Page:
A snap election in the UK? Such a rumour would suit Sunak

It's the best way for the Prime Minister to fend off his rivals within the Conservative party – at least for now

UK Prime Minister Rishi Sunak during a visit to the DHL Gateway port facility east of London on Monday. AFP
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UK Parliament is awash with rumours about a sudden election. Election timing is in the gift of Prime Minister Rishi Sunak, and the rumour mongers say that it could come in weeks.

That’s because the governing Conservative party expects terrible results in local government elections across England and Wales on Thursday. Mr Sunak as party leader will be blamed. Even if the idea of an immediate election is wrong – and Mr Sunak himself possibly has not made up his mind – many Conservative MPs are already choosing to jump before they are pushed out by voters.

One MP, Dan Poulter, has quit to join the opposition Labour party, saying that the Conservatives nowadays are a “nationalist party of the right”.

Another MP, Mark Menzies, is embroiled in a sex scandal, details of which are best avoided. What we can say is that Mr Menzies allegedly called an elderly party member at 3am demanding £5,000 (almost $6,300) as a matter of “life and death” because he claimed he needed to pay some “bad people”.

Yet another Conservative MP, William Wragg, was publicly disgraced after admitting that he sent a compromising picture of himself to a stranger on a dating site. This bizarre conduct came from a 36-year-old legislator who calls himself a “Commonsense Conservative”. The unidentified stranger then demanded that Mr Wragg hand over contact details of other MPs. Astonishingly, the “Commonsense Conservative” did as he was instructed.

Beyond these two most recent scandals, a total of nearly 20 Conservative MPs have had the party whip withdrawn. They can sit in Parliament as “independents”, or in Mr Poulter’s case, as a Labour MP, until the general election, and then seek job opportunities perhaps more in tune with their talents.

History suggests that those who wield the knife seldom end up wearing the crown

Beyond scandals and defections, the list of current Tory MPs quitting politics now stretches to more than 60. The mood in the party is funereal. It adds up to about one in six sitting Conservative MPs who no longer wish to, or feel able to, face the voters again.

Politically, the Sunak government appears like The Walking Dead, struggling to find any compelling issue to turn things around. And so why, therefore, amid all this turmoil, might Mr Sunak call, or threaten to call, a general election?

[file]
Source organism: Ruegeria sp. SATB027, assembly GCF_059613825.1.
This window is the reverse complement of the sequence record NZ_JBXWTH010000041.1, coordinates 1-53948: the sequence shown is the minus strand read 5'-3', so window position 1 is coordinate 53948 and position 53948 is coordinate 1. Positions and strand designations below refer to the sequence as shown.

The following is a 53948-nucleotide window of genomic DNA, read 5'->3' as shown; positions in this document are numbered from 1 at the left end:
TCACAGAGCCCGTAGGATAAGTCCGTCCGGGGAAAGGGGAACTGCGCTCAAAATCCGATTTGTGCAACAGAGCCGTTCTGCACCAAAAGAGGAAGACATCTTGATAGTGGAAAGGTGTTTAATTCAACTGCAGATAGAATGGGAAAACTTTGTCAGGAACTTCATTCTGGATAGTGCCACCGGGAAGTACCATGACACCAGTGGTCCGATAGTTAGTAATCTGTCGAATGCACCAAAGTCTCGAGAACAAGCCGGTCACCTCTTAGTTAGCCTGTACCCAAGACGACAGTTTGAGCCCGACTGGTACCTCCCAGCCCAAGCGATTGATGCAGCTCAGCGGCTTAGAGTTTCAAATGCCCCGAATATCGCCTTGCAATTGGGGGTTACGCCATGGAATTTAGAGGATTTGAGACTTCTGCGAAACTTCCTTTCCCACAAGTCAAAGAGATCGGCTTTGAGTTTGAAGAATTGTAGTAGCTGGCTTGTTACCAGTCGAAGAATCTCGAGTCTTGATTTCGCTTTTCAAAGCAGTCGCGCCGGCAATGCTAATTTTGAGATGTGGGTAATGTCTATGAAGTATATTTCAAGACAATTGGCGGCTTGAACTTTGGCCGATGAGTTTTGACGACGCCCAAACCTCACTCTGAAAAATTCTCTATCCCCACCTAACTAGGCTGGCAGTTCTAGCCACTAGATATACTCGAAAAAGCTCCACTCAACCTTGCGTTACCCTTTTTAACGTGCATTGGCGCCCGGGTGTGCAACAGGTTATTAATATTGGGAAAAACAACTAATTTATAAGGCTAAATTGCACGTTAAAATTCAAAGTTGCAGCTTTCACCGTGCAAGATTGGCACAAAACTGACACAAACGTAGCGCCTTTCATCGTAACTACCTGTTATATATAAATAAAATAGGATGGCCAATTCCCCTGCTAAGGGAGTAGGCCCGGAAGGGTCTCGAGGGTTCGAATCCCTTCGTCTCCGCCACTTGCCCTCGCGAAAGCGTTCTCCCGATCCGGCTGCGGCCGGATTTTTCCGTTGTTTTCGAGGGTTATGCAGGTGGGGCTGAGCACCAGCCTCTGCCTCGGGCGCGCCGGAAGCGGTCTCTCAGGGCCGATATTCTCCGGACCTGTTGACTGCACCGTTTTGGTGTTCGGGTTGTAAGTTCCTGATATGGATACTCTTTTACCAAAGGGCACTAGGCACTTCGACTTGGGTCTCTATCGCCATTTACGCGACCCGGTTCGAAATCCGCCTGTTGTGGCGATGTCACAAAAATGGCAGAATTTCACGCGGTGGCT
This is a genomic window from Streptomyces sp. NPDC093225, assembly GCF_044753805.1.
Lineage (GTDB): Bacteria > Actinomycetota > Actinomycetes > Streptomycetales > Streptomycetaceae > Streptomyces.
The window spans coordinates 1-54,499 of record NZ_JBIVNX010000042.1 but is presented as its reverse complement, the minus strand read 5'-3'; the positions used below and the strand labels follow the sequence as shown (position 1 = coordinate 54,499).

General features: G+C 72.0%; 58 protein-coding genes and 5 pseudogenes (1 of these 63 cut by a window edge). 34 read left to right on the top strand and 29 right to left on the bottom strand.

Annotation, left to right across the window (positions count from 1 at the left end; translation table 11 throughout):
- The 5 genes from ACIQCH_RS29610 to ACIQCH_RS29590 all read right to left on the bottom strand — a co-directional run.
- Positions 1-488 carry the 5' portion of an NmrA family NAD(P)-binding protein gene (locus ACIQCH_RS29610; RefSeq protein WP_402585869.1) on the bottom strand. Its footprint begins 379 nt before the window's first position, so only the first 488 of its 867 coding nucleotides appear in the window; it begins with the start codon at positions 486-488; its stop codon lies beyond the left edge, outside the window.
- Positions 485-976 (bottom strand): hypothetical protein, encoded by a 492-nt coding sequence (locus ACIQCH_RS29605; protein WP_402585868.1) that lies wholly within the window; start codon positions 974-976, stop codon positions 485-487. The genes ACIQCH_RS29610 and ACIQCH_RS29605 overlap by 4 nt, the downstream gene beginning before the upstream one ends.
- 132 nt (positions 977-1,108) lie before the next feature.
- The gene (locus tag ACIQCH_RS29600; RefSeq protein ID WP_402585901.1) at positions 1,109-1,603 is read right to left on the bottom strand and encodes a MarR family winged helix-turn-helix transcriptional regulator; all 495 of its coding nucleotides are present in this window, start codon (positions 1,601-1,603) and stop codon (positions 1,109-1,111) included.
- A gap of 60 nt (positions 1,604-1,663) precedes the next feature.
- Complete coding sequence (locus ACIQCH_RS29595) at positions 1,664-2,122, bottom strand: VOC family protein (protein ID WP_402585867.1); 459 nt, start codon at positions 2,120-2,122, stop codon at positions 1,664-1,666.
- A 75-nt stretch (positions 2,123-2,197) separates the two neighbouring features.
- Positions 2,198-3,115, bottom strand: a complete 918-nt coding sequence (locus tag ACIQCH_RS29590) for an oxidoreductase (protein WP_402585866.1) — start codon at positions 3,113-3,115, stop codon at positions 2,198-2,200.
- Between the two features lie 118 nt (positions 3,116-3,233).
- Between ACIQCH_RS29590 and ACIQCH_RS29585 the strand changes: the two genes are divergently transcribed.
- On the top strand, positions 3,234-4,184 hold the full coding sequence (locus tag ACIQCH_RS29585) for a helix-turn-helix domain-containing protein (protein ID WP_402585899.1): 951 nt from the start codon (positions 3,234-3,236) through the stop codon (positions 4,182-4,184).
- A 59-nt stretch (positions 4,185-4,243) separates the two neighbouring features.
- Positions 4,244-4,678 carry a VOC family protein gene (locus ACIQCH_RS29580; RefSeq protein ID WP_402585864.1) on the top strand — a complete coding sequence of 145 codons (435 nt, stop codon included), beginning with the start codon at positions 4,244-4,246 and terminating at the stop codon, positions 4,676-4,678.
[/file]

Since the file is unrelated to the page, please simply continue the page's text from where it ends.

Some believe he understands that things will only get worse if he drags out his time in Downing Street. A more likely possibility is that Mr Sunak knows that rumours of an imminent general election will scare fellow MPs into falling into line and cease their plotting against him.

Yet another party leader being forced out – the UK has had five Tory prime ministers since 2016 – might seem crazy, but that is an adequate description of post-Brexit politics. At least three leading MPs – Penny Mordaunt, Kemi Badenoch and Priti Patel – are thought to be positioning themselves for a leadership challenge at some point.

This idea may be energised if Thursday’s local government election results are as bad as predicted.

Those three possible contenders deny plotting. Ambitious politicians always do. But my guess – and it is only a guess – is that Mr Sunak is happy for rumours of a snap election to circulate because fear of a humiliating sudden defeat at the hands of voters will scare his party rebels into silence.

And plotters need to take care. History suggests that those who wield the knife seldom end up wearing the crown.

Mr Sunak’s plan, however, is clearly subject to change by events. For now, it appears he wishes to hang on, as he insists, calling an election only in the second half of 2024. November is mentioned as a possible date. But delay brings with it other problems. A November general election campaign would then coincide with the predictable turmoil of the presidential contest in the US.

The idea of two of the biggest members in Nato simultaneously enduring turbulent elections and potential changes of leadership while conflicts in the Middle East and Ukraine are unresolved does not seem wise. Perhaps Mr Sunak should quell the speculation by learning from a previous prime minister, Labour’s Harold Wilson, in the 1970s.

Faced with plotters in his own party, Mr Wilson offered a joke, while making a very serious point: “Let me say, I know what is going on ... I am going on. Your government is going on.” But Mr Wilson had a mandate from voters. As party leader, he led Labour to general election victories.

Mr Sunak has never won a general election as party leader. He’s an accidental Prime Minister, not in Downing Street because he is popular across the UK, but because the 2016 Brexit vote divided the country and also divided his party. The moderates – those who used to be called “One Nation Conservatives”, such as David Cameron – lost. The more radical right-wing free marketeers, ideologues and odd-balls such as Boris Johnson rose to the top.

Conservatives used to claim that their secret weapon was party loyalty. Their real secret weapon is actually ruthlessness. We may see that in action very soon.

Published: April 30, 2024, 2:00 PM